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Old Aug 10, 2006, 6:22 PM   #3
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Yes...Himanshu1Khatri, you have it right. Konica-Minolta was the first with Anti-Shake (IS) in the body. From my understanding, Sony simply renamed that technology when they bought out KM's DSLR operation.

Pentax is already following suit with body IS and I'm pretty sure the other manufacturers will also.

I'm certainly no expert in this area, but I learned a lot in this forum when I was researching my KM 5D. Got some great deals on used lenses before the feeding frenzy. But I wonder if there are still Minolta film cameras out there that haven't come to the used market yet, for whatever reason. When they do, the owners might not know what they're worth because KM is gone and unless they follow the news closely, might not know that their lenses are compatible with SOny's Alpha.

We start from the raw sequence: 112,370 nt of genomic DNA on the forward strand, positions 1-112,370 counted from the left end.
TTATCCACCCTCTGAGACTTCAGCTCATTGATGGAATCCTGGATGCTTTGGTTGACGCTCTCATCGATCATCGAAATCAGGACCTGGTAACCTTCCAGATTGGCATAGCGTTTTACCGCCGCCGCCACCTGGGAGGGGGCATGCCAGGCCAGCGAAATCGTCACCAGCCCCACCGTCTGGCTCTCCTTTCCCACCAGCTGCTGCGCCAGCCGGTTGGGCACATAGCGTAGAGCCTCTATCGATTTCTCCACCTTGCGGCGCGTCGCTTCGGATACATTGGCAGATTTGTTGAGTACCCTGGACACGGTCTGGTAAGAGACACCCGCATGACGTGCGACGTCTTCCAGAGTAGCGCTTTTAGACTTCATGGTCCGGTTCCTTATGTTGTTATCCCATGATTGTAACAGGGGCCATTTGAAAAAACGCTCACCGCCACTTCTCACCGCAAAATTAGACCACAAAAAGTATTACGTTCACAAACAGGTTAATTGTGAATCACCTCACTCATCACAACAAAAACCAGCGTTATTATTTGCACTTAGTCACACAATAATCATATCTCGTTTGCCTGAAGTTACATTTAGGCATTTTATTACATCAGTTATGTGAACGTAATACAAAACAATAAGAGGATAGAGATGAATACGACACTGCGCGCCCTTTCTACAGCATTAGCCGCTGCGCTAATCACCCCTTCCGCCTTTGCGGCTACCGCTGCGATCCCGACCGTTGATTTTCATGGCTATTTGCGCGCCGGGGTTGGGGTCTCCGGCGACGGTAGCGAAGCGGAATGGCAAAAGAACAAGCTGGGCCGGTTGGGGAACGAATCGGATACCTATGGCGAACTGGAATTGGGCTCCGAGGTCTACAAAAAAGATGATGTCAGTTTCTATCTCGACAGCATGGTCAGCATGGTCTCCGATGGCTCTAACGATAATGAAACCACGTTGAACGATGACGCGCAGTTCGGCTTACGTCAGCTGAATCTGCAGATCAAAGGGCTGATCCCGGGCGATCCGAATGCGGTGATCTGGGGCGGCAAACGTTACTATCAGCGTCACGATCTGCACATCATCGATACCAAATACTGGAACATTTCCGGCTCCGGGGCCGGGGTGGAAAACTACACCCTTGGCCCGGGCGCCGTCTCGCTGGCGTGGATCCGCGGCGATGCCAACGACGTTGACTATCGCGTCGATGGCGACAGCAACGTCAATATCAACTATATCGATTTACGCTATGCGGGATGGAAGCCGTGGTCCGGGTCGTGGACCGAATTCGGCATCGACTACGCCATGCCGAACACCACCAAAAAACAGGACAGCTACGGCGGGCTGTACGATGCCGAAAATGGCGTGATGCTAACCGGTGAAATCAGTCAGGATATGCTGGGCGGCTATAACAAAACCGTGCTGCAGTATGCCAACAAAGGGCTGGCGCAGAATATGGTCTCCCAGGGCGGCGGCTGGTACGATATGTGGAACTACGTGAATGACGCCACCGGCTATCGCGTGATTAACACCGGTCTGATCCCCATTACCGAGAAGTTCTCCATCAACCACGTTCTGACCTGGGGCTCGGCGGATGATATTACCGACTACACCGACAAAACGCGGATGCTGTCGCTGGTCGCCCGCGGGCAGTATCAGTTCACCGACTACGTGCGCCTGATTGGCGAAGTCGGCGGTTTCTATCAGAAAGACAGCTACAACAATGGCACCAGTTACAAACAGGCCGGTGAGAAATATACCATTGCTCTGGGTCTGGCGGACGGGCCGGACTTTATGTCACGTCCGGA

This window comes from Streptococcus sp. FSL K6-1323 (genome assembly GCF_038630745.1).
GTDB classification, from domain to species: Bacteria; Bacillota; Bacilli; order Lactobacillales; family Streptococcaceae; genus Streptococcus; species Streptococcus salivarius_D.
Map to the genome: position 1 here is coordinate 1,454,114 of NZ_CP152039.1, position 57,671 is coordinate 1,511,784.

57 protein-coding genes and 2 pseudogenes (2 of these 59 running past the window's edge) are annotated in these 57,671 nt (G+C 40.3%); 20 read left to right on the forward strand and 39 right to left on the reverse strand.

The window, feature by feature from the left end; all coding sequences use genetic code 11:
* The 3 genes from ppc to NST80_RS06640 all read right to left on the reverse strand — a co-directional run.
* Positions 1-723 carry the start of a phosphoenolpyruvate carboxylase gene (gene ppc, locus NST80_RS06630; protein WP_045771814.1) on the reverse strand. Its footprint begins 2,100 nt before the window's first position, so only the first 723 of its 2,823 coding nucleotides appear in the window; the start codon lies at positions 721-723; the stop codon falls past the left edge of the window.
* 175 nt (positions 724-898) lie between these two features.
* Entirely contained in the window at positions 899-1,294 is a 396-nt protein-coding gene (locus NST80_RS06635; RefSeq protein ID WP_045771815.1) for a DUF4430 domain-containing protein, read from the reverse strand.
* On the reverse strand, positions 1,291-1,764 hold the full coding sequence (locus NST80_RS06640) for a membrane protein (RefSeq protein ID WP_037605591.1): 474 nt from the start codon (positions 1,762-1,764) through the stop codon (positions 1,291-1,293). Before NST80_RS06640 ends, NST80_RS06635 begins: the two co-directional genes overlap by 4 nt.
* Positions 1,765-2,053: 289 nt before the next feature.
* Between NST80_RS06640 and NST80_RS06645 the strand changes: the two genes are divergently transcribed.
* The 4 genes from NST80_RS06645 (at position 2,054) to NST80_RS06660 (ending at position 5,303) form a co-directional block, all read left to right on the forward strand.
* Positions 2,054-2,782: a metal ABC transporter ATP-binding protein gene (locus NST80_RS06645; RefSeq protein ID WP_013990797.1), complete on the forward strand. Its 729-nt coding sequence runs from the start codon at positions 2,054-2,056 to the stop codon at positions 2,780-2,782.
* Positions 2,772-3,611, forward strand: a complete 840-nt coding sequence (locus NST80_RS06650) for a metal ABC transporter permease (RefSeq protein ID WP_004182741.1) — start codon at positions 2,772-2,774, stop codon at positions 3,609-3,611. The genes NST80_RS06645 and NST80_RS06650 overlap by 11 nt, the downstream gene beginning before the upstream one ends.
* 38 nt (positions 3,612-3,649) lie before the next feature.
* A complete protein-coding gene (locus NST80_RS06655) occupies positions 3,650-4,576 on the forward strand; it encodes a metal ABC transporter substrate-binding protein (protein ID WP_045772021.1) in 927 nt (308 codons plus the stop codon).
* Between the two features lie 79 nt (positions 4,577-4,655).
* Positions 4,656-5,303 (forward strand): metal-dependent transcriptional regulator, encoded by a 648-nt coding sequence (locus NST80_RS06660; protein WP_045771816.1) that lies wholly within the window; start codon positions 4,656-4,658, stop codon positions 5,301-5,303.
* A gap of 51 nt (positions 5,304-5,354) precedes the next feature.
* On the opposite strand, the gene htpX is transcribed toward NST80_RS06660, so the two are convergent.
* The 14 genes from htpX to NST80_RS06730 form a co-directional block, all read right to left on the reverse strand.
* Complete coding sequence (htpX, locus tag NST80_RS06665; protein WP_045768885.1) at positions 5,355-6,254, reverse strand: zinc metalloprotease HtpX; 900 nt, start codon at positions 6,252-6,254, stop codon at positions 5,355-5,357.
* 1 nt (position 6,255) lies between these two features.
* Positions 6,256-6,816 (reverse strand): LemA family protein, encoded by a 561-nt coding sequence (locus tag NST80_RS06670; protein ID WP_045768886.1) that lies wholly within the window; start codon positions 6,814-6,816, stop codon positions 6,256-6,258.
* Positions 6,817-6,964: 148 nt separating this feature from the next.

Maybe a scenario like this will play out: Somebody decides to "go digital" and sells his obsolete film Maxxum and three lenses on E-Bay for pennies on the dollar because after all, who would want a used film camera anyway? Probably wishfull thinking!?!

I got my Maxxum 50mm 1.7 for about 30 bucks, but I had to buy an older Maxxum film body with it. When searching e-bay, look for film cameras with lenses...not just lenses.

Good Luck!
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Old Aug 11, 2006, 6:45 AM   #4